An Improved Approach to Preprocessing for Fingerprint Recognition Algorithms

Demonstrators: Ashok Patel, Meghna Patel, Satyam Parikh

A demonstration of an experimental algorithm to enhance some of the critical phases of preprocessing to removing the noise, and make clear the fingerprint image for feature extraction. The algorithm also achieves enhancements in the post-processing phases for eliminating falsely extracted minutiae, to extract exact core point detection, and improving the matching of valid minutiae. The algorithm has been tested using FVC2000 and FingerDOS databases for measuring the average FMR = 1% and FNMR = 1.43% and accuracy 98.7% for both databases. There are several reasons, like displacement of finger during scanning, environmental conditions, behavior of user, etc., that cause a reduction in valid fingerprint minutiae and consequently acceptance rate during fingerprint recognition. However, the result and accuracy of fingerprint recognition depends on the presence of valid minutiae.


DOCTORAL CONSORTIUM

Spotlight Orals for Doctoral Consortium

Robust Face Recognition under Facial Alterations
Presenter: Puspita Majumdar

Multimodal Biometrics for Continuous Personalised Well-Being Monitoring
Presenter: Joao R. Pinto

Facial Recognition using Body-Worn Cameras
Presenter: Julia Bryan

Doctoral Consortium (Poster Only)

Gender Classification using Multimodal Biometrics
Presenter: Abhijit Patil

Advances in Iris Segmentation and Iris Features
Presenter: Ritesh Vyas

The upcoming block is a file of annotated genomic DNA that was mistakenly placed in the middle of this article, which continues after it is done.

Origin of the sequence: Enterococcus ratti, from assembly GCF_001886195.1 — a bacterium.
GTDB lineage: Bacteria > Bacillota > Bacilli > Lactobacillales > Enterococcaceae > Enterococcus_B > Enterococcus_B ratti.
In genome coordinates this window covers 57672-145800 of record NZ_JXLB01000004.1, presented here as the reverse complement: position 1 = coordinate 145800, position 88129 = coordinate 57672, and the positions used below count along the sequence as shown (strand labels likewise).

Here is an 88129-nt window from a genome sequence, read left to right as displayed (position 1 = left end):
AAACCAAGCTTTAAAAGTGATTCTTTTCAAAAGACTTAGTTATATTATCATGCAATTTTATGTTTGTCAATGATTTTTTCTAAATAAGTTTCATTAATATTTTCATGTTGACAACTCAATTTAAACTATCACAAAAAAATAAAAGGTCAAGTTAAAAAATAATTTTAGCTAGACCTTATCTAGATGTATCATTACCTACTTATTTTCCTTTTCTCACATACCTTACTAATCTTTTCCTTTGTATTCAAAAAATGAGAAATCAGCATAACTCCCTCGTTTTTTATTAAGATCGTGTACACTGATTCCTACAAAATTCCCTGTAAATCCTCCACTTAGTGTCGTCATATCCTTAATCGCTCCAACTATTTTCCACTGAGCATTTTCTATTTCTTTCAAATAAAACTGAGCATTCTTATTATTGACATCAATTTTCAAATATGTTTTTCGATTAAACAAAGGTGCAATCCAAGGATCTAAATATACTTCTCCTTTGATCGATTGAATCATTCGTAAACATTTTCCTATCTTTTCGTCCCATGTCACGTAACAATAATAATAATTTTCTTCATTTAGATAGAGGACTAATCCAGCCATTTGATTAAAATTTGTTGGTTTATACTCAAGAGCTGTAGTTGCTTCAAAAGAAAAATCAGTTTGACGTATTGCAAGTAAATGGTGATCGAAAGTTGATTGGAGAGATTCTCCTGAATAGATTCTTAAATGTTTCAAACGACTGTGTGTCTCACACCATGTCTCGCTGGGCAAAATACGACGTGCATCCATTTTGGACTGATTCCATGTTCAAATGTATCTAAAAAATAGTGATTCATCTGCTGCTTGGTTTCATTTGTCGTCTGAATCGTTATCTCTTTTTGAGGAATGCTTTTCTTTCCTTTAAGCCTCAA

TUTORIALS

Tutorial Schedule:

  • 9:00 – 12:30 Tutorial I: Recent Advances in Heterogeneous Face Recognition (HFR): Infrared-to-Visible Matching
  • Speakers: Cunjian Chen (Michigan State University), Shuowen (Sean) Hu (U.S. Army Research Laboratory, Ben Riggan (University of Nebraska-Lincoln), Nathaniel J. Short, (Booz Allen Hamilton), and Vishal M. Patel (Johns Hopkins University)

  • 9:00 – 12:30 Tutorial II: Estimation of Soft-biometrics from fingerprints
  • Speakers: Emanuela Marasco (George Mason University) and Larry Tang (George Mason University)

  • 2:00 - 5:30 PM Tutorial III: Face Anti-Spoofing: Past, Present and the Future
  • Speakers: Yaojie Liu (Michigan State University) and Xiaoming Liu (Michigan State University)


Title: Recent Advances in Heterogeneous Face Recognition (HFR): Infrared-to-Visible Matching

Speakers: Cunjian Chen (Michigan State University), Shuowen (Sean) Hu (U.S. Army Research Laboratory, Ben Riggan (University of Nebraska-Lincoln), Nathaniel J. Short, (Booz Allen Hamilton), and Vishal M. Patel (Johns Hopkins University)

Abstract: This tutorial will address the recent advancements for the emerging research area of heterogeneous face recognition (HFR) from mainly an academic perspective but with insights from government and industry, which seeks to match facial probe imagery acquired in one modality against a gallery database of facial images acquired in another modality. HFR has strong potential to provide new capabilities for law enforcement, the military, and the intelligence community. In this tutorial, we will focus on infrared-to-visible face recognition for low- light and nighttime applications, discussing feature extraction techniques, regression methods, and classification algorithms for matching infrared imagery to gallery databases containing only visible imagery. We will also present recent advances in exploiting sensor technology such as polarimetric imaging for HFR and discuss new algorithms such as generative adversarial network-based approaches for HFR.


Title: Estimation of Soft Biometrics from Fingerprints

Speakers: Emanuela Marasco (George Mason University) and Larry Tang (George Mason University)